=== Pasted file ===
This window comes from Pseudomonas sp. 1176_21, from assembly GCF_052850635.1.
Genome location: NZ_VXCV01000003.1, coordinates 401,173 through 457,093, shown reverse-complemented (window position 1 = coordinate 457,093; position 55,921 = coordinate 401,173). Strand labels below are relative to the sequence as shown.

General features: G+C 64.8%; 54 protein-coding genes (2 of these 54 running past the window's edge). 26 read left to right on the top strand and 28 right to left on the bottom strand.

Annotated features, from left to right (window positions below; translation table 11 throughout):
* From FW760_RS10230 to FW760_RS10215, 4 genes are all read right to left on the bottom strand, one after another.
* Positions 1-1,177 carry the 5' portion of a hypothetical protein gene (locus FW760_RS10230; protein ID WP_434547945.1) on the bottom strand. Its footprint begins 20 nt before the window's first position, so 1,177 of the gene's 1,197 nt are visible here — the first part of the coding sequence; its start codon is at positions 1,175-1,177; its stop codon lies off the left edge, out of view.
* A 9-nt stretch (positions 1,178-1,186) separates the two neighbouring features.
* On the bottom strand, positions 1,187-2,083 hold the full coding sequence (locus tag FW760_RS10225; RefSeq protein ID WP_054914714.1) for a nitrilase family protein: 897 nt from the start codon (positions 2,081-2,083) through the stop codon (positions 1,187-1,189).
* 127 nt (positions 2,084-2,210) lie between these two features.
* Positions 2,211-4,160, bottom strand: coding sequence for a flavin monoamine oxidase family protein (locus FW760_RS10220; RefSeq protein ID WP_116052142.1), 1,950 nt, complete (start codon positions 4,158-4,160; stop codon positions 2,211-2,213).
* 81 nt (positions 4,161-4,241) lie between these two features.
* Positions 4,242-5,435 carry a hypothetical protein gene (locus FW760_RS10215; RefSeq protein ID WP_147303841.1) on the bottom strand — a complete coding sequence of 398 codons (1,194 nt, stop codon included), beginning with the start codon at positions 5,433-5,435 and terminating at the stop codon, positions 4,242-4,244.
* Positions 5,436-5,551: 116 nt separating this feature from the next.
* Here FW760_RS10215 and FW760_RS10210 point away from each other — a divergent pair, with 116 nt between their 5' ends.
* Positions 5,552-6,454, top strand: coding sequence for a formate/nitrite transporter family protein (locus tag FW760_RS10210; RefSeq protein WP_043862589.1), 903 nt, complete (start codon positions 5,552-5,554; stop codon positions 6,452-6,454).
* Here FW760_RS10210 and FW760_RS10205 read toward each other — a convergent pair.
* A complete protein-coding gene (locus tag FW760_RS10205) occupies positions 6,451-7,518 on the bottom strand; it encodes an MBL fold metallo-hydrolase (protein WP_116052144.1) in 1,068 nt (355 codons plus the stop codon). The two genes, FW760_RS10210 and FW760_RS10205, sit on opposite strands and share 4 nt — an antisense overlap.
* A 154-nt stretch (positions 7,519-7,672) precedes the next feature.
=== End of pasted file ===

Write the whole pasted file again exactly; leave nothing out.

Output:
This window comes from Pseudomonas sp. 1176_21, from assembly GCF_052850635.1.
Genome location: NZ_VXCV01000003.1, coordinates 401,173 through 457,093, shown reverse-complemented (window position 1 = coordinate 457,093; position 55,921 = coordinate 401,173). Strand labels below are relative to the sequence as shown.

General features: G+C 64.8%; 54 protein-coding genes (2 of these 54 running past the window's edge). 26 read left to right on the top strand and 28 right to left on the bottom strand.

Annotated features, from left to right (window positions below; translation table 11 throughout):
* From FW760_RS10230 to FW760_RS10215, 4 genes are all read right to left on the bottom strand, one after another.
* Positions 1-1,177 carry the 5' portion of a hypothetical protein gene (locus FW760_RS10230; protein ID WP_434547945.1) on the bottom strand. Its footprint begins 20 nt before the window's first position, so 1,177 of the gene's 1,197 nt are visible here — the first part of the coding sequence; its start codon is at positions 1,175-1,177; its stop codon lies off the left edge, out of view.
* A 9-nt stretch (positions 1,178-1,186) separates the two neighbouring features.
* On the bottom strand, positions 1,187-2,083 hold the full coding sequence (locus tag FW760_RS10225; RefSeq protein ID WP_054914714.1) for a nitrilase family protein: 897 nt from the start codon (positions 2,081-2,083) through the stop codon (positions 1,187-1,189).
* 127 nt (positions 2,084-2,210) lie between these two features.
* Positions 2,211-4,160, bottom strand: coding sequence for a flavin monoamine oxidase family protein (locus FW760_RS10220; RefSeq protein ID WP_116052142.1), 1,950 nt, complete (start codon positions 4,158-4,160; stop codon positions 2,211-2,213).
* 81 nt (positions 4,161-4,241) lie between these two features.
* Positions 4,242-5,435 carry a hypothetical protein gene (locus FW760_RS10215; RefSeq protein ID WP_147303841.1) on the bottom strand — a complete coding sequence of 398 codons (1,194 nt, stop codon included), beginning with the start codon at positions 5,433-5,435 and terminating at the stop codon, positions 4,242-4,244.
* Positions 5,436-5,551: 116 nt separating this feature from the next.
* Here FW760_RS10215 and FW760_RS10210 point away from each other — a divergent pair, with 116 nt between their 5' ends.
* Positions 5,552-6,454, top strand: coding sequence for a formate/nitrite transporter family protein (locus tag FW760_RS10210; RefSeq protein WP_043862589.1), 903 nt, complete (start codon positions 5,552-5,554; stop codon positions 6,452-6,454).
* Here FW760_RS10210 and FW760_RS10205 read toward each other — a convergent pair.
* A complete protein-coding gene (locus tag FW760_RS10205) occupies positions 6,451-7,518 on the bottom strand; it encodes an MBL fold metallo-hydrolase (protein WP_116052144.1) in 1,068 nt (355 codons plus the stop codon). The two genes, FW760_RS10210 and FW760_RS10205, sit on opposite strands and share 4 nt — an antisense overlap.
* A 154-nt stretch (positions 7,519-7,672) precedes the next feature.